10 DECEMBER 1937, Page 28


The Citizen's Choice. By Ernest Barker. (Cambridge Univer-

sity Press. .75. 6d.) _

"THE Christian State," said Lord Baldwin, in his last public utterance as Prime Minister, "declares personality to be supreme; the Servile State denies this. Every compromise with the infinite value of the human soul leads straight back to savagery and the jungle. Eirpel this truth of our religion, and what follows ? The insolence of dominion and the cruelty of despotism." In this volume of political essays Professor Barker strikes the same note. Amid all the confusion of our time there is (he says, in words almost identical with those frequently used by Lord Baldwin) one touchstone which tests the quality of all systems. It is "the degree of their respect for the plain human dignity of the individual man." It is surely characteristic of England that two men, so different as these in background, experience and temperament—one of them a Conservative Prime Minister, the other a Don and an "unrepentant Liberal "—should be found in. almost verbal agreement as soon as they get down to fiindainentals. Both are at their best and their moit convincing—as English political writing always is—when they touch the moral foundations of politics. "True politics," as Kant observes in a sentence twice quoted by Dr. Barker, "cannot take a single step for- ward unless it has first done homage to morals." That is reall the thesis of this volume. It consists of rt number of. lectures and essays which are all variations on a single theme—the meaning and the prospects of democracy ; and they all turn

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on the central moral issue—the ethical justification of the State. Dr. Barker knows (as befits so good a Platonist) that the primary question of politics is the question about the soul Of man. This the 'crucial °decision that- Confronts us is".con- cem.ed nf_Government than _what

we live for and believe in. " The world must choose " ; and, in the famous sentence from the myth of Er which he quotes on the tide-page," the responsibility is with the chooser."

He does not believe in the breakdown of democracy, though he admits that it is in mortal peril. It can only survive by proving its survival-value. The real conflict in the world today (as he says in the lecture on the "ideologies ") is not so much that between Right and Left as that "between reason and anti-reason." But reason can win only by being reason- able ; and for him the real essence of democracy is not so much in the form as in the process—in trusting to the method of debate as the effective instrument of sovereignty. It is not that the will of the people shall prevail that matters most, but that freedom shall prevail ; and by that he means freedom of the mind, in the " grat d dialectic.of public debate." From this it follows that single-party Governments can never be instru- ments of freedom. "No Opposition, no Democracy." Hence the survival of freedom in this country depends on "the spirit of party "and the qualities of party leadership. On the Continent the political " side " or party has developed an absolutist Weltanschauung and functions, both internally and externally, as an all-devouring totalitarian absolute. If our parties, Right or Left, "follow the theory that they are mutually exclu- sive opposites," that means revolution and dictatorship. We can only save and vindicate freedom if we really believe in "Government by discussion." And this—though he does not say so explicitly—implies that we can believe in one another and in the rationality of the Universe. But this, again, reaches beyond politics into its moral and religious foundations. "Moral obligation is the final rock." This is "the new foundation of our age " on which we have now to re-build our politics. For the idea of freedom, after all, is no static or abstract conception : we have yet to make freedom real for the great masses of our fellow-citizens—not merely in the sphere of law and politics but in social and economic opportunity.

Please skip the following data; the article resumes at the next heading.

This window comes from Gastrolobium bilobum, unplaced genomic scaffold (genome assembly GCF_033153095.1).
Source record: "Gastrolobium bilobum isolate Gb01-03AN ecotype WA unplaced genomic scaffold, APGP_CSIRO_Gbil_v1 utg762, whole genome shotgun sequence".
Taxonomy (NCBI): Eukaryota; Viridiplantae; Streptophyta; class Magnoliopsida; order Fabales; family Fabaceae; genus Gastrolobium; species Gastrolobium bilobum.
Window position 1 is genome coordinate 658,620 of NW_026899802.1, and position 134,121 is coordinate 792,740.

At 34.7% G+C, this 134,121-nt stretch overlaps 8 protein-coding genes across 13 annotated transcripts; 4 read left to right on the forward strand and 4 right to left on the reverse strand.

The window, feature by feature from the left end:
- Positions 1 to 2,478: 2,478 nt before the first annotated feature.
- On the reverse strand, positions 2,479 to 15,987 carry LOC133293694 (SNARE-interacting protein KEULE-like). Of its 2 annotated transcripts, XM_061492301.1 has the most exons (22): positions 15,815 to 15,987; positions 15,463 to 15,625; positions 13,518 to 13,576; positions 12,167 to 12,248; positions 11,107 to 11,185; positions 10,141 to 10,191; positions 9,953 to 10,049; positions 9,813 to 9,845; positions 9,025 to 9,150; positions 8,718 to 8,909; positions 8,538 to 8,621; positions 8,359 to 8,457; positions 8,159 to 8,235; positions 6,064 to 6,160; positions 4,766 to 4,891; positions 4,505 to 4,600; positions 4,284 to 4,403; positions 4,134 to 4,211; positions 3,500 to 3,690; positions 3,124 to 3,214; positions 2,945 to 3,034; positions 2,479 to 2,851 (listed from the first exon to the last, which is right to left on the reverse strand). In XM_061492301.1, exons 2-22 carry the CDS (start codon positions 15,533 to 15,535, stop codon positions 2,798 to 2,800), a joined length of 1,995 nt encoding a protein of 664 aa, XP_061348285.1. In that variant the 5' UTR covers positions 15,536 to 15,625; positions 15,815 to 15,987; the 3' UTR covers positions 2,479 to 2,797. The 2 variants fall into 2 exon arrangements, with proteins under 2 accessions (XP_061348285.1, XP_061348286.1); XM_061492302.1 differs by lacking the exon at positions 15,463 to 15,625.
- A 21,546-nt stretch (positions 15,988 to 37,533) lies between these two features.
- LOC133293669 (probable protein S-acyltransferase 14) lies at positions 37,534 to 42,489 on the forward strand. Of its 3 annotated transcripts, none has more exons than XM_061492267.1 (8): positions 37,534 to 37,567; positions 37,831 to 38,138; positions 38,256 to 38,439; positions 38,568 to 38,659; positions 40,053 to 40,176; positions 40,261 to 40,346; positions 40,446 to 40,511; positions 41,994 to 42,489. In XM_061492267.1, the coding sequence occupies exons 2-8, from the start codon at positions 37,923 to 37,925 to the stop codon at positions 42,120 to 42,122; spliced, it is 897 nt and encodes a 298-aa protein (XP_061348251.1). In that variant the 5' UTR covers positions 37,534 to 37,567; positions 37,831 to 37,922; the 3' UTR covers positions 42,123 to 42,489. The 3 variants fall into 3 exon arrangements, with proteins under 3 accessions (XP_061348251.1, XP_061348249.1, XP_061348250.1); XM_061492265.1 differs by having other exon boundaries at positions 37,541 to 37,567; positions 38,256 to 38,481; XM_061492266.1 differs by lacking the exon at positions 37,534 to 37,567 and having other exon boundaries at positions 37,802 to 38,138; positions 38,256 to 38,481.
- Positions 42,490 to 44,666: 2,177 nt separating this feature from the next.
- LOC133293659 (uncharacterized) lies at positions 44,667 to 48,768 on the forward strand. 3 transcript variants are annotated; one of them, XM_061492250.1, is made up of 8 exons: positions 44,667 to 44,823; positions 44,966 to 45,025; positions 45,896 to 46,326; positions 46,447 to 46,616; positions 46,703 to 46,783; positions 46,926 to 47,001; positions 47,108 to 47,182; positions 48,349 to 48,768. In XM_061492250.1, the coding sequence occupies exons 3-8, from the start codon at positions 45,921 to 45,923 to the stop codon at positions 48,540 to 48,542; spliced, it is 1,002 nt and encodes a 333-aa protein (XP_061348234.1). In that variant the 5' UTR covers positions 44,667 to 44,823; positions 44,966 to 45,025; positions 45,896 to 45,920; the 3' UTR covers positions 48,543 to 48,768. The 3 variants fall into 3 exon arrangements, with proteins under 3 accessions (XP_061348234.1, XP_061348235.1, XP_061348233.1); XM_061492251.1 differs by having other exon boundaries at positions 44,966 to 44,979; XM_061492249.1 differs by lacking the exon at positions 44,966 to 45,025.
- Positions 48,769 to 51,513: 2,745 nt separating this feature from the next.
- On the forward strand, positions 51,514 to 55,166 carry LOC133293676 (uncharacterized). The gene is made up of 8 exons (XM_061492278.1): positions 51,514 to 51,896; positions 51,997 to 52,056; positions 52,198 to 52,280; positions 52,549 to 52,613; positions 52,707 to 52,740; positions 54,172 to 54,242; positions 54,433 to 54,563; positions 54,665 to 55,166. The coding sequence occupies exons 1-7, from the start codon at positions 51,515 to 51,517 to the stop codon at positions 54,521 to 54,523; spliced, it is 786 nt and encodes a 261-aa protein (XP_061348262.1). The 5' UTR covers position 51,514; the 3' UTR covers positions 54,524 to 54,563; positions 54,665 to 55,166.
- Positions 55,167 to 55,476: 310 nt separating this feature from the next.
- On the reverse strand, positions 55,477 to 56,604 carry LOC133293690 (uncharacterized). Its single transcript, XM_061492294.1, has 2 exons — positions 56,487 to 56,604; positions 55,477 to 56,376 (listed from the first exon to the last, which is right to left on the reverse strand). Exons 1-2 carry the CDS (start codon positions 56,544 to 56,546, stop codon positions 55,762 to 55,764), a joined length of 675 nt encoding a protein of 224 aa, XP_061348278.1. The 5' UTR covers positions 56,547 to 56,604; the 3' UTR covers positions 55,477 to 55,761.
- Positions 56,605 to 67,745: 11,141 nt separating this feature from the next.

I have not done justice to this volume, so crowded with ideas and suggestions, so searching and stimulating. But it is full of things to be read and pondered, and as good as Professor